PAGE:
California Geological Survey Releases New Tsunami Hazard Maps for Local Areas | Local News

Posted on July 9, 2021
| 5:51 p.m.

The California Geological Survey (CGS) has released new interactive tsunami risk zone maps for Santa Barbara and San Luis Obispo counties, useful for evacuation planning during an extraordinary event.

Maps allow users to enter an address to determine if a particular property is in a tsunami risk area. Local tsunami evacuation material will be added to the online mapping interface as it is developed. To view the maps, visit https://www.conservation.ca.gov/cgs/Pages/Tsunami/TsunamiHome.aspx.

In conjunction with the California Governor’s Office of Emergency Services (Cal OES), maps of the tsunami risk area include new data and improved computer modeling results, and replace maps released by CGS in 2009.

The new maps aren’t just based on how far a worst-case rise in seawater could go, they also include minor interior “buffers” at roads and landmarks to clarify where people need to go. evacuate to be safe. Buffer zones also take into account potential errors and uncertainties in the modeling.

The maps incorporate the hard lessons Japan learned a decade ago from the Tohoku-Oki earthquake and tsunami, said Steve Bohlen, acting California state geologist and head of CGS.

“Japan used data from several hundred years of tsunami records in its planning, which seemed perfectly reasonable,” Bohlen said. “Then he was hit by a millennial tsunami. So we take a very conservative approach and use a thousand year scenario as a benchmark for our new maps, hoping to avoid the tragic loss of life in Japan.

“Although destructive tsunamis are rare in California, they have [happened] and happen. If you live or visit the coast, you should be aware of this potential danger. “

While the new maps for the two counties take into account a variety of potential tsunami sources, the worst-case scenario was modeled from a 9.3-magnitude earthquake in the eastern Aleutian Islands. Examples of new information provided by these cards:

Santa Barbara County

The Santa Barbara airport area has seen both modest increases and decreases in tsunami risk. Most of the areas that have experienced increased risk are low lying and undeveloped areas such as canals or wetlands. The east-west runway at the airport saw a decrease in the risk of a tsunami.

Tsunami risk increased moderately in the Santa Barbara and Carpinteria regions based on a better understanding of tsunami sources and new modeling results.
For most other parts of the county, the risk of a tsunami remains the same.

San Luis Obispo County

The largest increases in tsunami risk occur at Cayucos, where the highest climb altitude has increased from around 30 feet to around 50 feet in a few places. The entire area east of the pier and the ocean side of South Ocean Avenue may be at risk from extreme events.

There is a slight increase in tsunami risk at Los Osos, San Simeon and the northern part of Morro Bay near Highway 1. For the southern part of the county, the tsunami risk remains the same or – at Avila Beach and Oceano – is slightly reduced.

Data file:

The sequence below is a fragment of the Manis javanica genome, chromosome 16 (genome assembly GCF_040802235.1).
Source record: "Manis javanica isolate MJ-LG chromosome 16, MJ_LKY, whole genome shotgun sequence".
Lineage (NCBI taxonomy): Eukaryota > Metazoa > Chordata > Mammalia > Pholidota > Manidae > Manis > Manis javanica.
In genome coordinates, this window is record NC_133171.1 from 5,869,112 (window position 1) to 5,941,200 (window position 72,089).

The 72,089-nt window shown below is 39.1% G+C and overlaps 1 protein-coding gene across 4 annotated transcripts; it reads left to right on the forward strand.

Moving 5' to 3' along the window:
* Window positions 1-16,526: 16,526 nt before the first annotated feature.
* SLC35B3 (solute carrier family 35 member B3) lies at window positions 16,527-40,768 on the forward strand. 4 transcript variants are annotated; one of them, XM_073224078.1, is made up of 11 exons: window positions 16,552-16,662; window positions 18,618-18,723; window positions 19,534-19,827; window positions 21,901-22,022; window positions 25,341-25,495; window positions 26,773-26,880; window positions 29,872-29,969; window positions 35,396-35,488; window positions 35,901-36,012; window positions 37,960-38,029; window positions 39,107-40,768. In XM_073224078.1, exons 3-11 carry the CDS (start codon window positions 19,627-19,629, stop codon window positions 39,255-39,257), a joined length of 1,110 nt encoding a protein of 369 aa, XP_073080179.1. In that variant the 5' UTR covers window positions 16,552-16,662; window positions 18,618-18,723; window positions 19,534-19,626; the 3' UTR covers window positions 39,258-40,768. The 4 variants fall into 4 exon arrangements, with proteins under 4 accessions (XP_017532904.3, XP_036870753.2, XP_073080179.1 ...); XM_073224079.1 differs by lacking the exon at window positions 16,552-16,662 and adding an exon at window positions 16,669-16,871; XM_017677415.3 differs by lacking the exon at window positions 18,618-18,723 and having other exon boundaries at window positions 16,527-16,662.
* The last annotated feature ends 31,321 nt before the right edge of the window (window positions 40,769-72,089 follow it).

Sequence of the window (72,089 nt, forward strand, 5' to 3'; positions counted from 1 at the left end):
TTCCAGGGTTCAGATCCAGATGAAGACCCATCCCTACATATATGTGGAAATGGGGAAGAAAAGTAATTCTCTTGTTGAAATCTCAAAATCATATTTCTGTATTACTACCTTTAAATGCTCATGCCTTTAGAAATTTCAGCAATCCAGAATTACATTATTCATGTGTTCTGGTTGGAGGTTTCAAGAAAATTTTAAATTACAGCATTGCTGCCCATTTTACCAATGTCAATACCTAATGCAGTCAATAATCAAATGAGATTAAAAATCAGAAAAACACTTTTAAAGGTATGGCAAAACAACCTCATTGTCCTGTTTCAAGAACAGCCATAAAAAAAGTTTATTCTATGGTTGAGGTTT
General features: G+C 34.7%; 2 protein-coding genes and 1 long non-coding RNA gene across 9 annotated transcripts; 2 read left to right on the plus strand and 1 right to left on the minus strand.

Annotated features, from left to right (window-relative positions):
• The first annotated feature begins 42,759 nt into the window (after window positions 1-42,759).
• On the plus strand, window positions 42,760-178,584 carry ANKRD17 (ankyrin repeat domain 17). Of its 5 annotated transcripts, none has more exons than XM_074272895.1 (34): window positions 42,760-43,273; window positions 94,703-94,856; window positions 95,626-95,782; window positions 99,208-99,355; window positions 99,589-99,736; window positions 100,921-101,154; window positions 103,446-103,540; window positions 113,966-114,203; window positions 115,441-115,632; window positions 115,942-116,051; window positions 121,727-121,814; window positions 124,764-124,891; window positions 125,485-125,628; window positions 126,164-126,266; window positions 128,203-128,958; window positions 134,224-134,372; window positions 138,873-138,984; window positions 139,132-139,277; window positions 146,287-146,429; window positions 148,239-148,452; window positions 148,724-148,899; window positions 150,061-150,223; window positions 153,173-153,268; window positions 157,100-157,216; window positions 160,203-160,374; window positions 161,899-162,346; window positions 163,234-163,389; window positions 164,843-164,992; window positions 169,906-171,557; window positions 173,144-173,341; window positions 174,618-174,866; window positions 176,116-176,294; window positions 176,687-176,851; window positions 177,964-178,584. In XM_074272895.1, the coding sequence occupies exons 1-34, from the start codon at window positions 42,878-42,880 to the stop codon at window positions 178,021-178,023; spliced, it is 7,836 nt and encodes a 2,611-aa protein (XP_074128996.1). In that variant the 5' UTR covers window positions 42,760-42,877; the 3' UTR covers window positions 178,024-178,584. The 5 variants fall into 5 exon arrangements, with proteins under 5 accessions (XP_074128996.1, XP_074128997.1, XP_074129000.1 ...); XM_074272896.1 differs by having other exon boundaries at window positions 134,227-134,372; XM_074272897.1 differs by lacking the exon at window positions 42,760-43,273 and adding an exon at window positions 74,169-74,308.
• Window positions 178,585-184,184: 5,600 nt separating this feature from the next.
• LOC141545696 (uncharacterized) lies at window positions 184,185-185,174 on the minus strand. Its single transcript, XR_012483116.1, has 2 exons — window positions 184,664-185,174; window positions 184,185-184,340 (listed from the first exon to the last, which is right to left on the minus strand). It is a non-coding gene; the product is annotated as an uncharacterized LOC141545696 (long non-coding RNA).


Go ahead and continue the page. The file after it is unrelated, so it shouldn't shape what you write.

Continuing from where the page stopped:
Under the Large Aleutian Islands scenario used by CGS, the first surges would reach the counties in five to six hours. “This time will pass quickly, as scientists and emergency planners at the federal, state and local levels will all need to assess the threat level before issuing an evacuation warning,” said Rick Wilson, CGS Tsunami program manager. .

“Summary: If you are near the coast and experience strong shaking from a local earthquake or receive an official notification to evacuate, move inland or at a higher altitude. high as soon as possible, ”he said. “A large tsunami wave can be fascinating to watch, but you don’t want to get close to it. ”

The maps inform the state’s risk mitigation plan and contingency planning efforts so that state agencies, local governments, tribal governments and others can effectively mitigate and respond to emergencies that may arise. in their areas of responsibility.

“We appreciate working with the Department of Conservation’s California Geological Survey to provide Californians living, working, or visiting a tsunami-prone area with the tools they need to develop evacuation plans for themselves, their families. families and their businesses, ”said Lori Nezhura, deputy director of planning, preparedness and prevention, Cal OES.

Over 150 tsunamis have hit California shores since 1800. Most were barely noticeable, but a few have caused death or significant damage. The 2011 tsunami that devastated Japan also caused $ 100 million in damage to ports and ports in California, including unsafe conditions and minor to moderate damage to a number of southern California ports.

The most destructive tsunami to hit California occurred on March 28, 1964. Several waves up to 21 feet high swept through Crescent City four hours after a 9.2 magnitude earthquake in Alaska, killing 12 people and leveling much of the city’s business district.

CGS, which is part of the California Department of Conservation, has released maps of tsunami risk areas in 13 counties and hopes to update the maps for the remaining seven coastal counties within the next year.

“Managing the risk of geological events such as tsunamis, as well as mining and oil production is one of the pillars or cornerstones of our department,” said Bohlen.


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